14 terms

Creating Shared Value

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What is shared value thought of as?
Porter and Kramer urge leaders to recognize that "shared value is not social responsibility, philanthropy, or even sustainability, but a new way to achieve economic success". They advocate that creating shared value will drive the next wave of innovation and growth in the global economy.
Definition of Share value?
Shared Value: Corporate policies and practices that
enhance the competitiveness of a company while
simultaneously advancing social and economic
conditions in the communities in which it operates
What does it create?
Shared value creates economic value for the corporation through innovations that address society's needs and challenges.
How companies create shared value in three ways:
1. Reimagining products and markets
2. Redefining productivity in the value chain
3. Developing local business clusters
Profit equal?
All profit is not equal. Profit involving shared value enables
society to advance more rapidly and allows companies to grow
faster
Societal issues
• Incorporating societal issues into strategy and operations is the next major transformation in management thinking
Creating shared value is NOT:
• Sharing created value
• Philanthropy
• Giving back
• Ethics
• Personal values
• Harm reduction
• (Just) sustainability
• Triple bottom line
• Balancing stakeholder interests
Levels of shared value
Reconceiving customer needs, products, and markets
• Redefining productivity in the value chain
• Enabling local cluster development
the potential of businesses?
Businesses have the potential to be more effective than governments and NGOs in
marketing solutions to social problems
• Shared value offers new opportunities for differentiation, innovation, and growth
Finding Product and Market Opportunities
to Create Shared Value
Redefine the business around unsolved customer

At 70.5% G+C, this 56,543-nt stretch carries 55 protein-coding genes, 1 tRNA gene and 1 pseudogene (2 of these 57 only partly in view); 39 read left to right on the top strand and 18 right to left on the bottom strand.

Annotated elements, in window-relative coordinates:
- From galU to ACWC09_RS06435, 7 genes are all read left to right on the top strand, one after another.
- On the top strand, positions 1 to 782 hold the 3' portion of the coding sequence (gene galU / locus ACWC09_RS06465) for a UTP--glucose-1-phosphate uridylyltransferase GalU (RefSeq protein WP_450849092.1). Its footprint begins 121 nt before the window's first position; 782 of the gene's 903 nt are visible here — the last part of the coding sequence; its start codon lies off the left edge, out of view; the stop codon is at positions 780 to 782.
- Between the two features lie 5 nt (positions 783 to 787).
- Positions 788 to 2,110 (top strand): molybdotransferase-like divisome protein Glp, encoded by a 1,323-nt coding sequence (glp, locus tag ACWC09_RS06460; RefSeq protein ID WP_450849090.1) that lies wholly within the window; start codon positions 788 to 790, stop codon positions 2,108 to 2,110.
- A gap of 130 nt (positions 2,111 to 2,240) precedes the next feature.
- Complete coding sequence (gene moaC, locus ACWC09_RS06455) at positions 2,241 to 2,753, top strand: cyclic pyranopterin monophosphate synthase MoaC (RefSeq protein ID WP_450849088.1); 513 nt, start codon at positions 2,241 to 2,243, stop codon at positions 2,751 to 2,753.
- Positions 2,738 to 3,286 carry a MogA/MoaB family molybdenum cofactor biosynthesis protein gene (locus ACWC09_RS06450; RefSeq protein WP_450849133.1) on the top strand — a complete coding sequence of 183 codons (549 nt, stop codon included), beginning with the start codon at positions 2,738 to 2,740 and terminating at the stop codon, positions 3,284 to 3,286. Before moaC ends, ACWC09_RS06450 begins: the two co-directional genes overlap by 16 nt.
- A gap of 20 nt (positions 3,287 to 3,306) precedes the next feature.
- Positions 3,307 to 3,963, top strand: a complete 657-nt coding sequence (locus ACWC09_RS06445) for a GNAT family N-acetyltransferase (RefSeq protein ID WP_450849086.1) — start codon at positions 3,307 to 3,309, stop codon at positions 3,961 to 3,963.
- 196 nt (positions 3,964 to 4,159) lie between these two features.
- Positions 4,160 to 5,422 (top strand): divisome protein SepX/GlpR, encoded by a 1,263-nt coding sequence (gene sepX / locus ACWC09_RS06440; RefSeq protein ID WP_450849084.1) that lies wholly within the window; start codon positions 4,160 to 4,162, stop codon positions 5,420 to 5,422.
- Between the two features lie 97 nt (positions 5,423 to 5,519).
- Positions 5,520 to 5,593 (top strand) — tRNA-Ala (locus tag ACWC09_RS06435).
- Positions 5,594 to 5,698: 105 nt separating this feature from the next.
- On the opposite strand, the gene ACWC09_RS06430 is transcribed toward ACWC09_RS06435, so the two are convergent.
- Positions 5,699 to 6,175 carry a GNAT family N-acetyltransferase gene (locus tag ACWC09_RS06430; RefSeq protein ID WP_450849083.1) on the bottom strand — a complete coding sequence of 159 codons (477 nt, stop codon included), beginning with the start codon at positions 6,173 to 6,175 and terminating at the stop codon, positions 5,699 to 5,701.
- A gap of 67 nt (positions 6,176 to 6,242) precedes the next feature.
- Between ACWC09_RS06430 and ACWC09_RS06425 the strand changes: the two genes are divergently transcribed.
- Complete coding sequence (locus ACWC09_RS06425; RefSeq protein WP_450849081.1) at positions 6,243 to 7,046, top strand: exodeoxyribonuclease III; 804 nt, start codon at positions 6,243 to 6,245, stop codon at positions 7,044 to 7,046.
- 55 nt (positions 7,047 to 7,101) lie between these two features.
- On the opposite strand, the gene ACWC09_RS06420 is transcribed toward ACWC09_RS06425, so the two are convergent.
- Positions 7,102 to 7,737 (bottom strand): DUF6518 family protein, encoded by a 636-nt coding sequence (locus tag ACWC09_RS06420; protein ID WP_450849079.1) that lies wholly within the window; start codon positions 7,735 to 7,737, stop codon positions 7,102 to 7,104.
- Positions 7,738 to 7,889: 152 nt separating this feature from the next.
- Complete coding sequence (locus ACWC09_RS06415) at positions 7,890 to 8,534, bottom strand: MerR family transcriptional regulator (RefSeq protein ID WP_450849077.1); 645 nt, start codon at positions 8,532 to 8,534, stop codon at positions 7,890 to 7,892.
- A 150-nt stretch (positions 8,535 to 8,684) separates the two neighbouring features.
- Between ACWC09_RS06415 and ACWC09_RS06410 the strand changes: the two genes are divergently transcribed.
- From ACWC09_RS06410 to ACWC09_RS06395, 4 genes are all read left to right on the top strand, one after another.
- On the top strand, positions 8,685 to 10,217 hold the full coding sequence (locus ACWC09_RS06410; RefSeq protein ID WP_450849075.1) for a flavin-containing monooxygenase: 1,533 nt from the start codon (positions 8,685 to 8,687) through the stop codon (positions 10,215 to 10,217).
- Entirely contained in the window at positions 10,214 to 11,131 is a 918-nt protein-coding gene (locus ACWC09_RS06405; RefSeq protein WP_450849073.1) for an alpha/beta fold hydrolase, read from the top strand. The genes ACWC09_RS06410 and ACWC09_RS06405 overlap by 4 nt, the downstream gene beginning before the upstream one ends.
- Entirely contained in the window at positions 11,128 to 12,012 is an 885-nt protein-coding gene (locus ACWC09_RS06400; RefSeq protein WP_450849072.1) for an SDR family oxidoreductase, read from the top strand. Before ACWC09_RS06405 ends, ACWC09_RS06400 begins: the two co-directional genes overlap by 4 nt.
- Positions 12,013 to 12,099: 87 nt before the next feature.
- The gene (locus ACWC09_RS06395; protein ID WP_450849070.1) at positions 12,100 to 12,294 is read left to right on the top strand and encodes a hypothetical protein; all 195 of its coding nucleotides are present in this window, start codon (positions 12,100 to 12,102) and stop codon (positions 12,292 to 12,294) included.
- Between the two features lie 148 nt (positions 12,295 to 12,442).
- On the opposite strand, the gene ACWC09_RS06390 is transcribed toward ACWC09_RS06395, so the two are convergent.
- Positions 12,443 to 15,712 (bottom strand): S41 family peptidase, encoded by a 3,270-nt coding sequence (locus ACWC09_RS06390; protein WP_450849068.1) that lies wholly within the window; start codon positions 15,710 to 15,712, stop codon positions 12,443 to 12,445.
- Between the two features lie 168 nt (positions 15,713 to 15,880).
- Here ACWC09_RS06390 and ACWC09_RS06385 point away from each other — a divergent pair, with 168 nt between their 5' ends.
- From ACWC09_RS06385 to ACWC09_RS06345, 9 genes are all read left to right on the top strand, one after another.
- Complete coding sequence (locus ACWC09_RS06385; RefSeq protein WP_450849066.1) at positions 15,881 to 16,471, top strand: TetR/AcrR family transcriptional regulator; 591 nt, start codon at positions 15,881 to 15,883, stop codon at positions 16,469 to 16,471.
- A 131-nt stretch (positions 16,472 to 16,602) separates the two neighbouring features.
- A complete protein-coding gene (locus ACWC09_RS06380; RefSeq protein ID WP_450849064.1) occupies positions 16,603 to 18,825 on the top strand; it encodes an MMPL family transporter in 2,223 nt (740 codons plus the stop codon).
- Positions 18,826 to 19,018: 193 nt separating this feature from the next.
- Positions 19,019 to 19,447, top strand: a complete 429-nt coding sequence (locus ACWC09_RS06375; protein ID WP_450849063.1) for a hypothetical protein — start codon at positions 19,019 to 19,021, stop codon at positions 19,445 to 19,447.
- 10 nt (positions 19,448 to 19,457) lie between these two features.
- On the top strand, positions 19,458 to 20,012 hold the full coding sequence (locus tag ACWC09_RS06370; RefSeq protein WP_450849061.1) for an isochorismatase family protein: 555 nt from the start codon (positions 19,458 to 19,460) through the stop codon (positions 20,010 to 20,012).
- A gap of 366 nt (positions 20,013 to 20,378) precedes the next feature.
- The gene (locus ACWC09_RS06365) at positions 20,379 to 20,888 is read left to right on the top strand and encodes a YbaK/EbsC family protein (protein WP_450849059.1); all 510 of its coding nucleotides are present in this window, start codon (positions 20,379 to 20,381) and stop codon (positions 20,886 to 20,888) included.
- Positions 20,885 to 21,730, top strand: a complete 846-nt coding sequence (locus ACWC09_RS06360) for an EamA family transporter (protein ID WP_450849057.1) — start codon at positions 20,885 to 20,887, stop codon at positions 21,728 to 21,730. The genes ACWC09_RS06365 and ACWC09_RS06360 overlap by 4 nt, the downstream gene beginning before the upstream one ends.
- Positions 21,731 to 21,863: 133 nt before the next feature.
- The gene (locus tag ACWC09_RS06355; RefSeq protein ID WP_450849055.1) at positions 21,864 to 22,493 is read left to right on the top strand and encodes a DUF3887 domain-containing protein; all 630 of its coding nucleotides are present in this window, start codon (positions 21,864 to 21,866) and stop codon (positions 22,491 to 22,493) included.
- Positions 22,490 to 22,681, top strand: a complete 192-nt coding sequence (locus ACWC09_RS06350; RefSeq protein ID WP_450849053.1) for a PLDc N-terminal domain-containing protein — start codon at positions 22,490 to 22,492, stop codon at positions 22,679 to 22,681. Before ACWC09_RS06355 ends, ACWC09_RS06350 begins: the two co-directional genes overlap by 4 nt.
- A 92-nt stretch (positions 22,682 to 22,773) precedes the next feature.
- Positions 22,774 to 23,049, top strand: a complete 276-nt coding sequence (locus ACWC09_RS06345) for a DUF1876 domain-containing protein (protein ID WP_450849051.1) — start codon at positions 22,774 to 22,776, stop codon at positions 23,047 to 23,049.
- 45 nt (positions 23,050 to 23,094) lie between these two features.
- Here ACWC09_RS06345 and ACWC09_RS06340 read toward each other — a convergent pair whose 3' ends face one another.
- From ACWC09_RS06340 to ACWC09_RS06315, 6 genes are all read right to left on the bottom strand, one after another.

problems or concerns, not traditional product definitions
• Think in terms of improving lives, not just meeting
consumer needs
• Identify customer groups that have been poorly served or
overlooked by the industry's products in both advanced and
emerging markets
• Start with no preconceived constraints about product
attributes, channel configuration, or the economic model of
the business (e.g., small loans are unprofitable)
Opportunities for Shared Value in Value Chain
Enhancing partnerships with colleges and universities
• Value adding procurement practices
• Energy and water use
• Worker safety and labor practices
• Limiting emissions and waste
• Biodiversity and low ecological impacts
• Minimizing effects of hazardous materials
• Recruiting from disadvantaged communities
• Diversity
• Employee education and job training
• Safe working conditions
• Onsite housing
• Employee health
• Compensation and benefits to support low income workers
• Staff retraining
• Employment in disadvantaged regions
Difference between CSR & CSV?
CSR:
Values: "doing good"
• Good citizenship,
philanthropy, and
sustainability
• Discretionary
• Separate from profit
maximization
• Agenda externally
determined
• Impact is limited by the
corporate footprint and
CSR budget
CSV
Value: economic and
societal benefits relative
to cost
• Joint company and
community value creation
• Integral to competing
• Essential to profit
maximization
• Agenda is business
specific
• Mobilizes the entire
company budget
Purpose of CSV
CSV depends on selecting targeted social issues
rooted in the core business strategy
then setting explicit goals and tracking progress toward them
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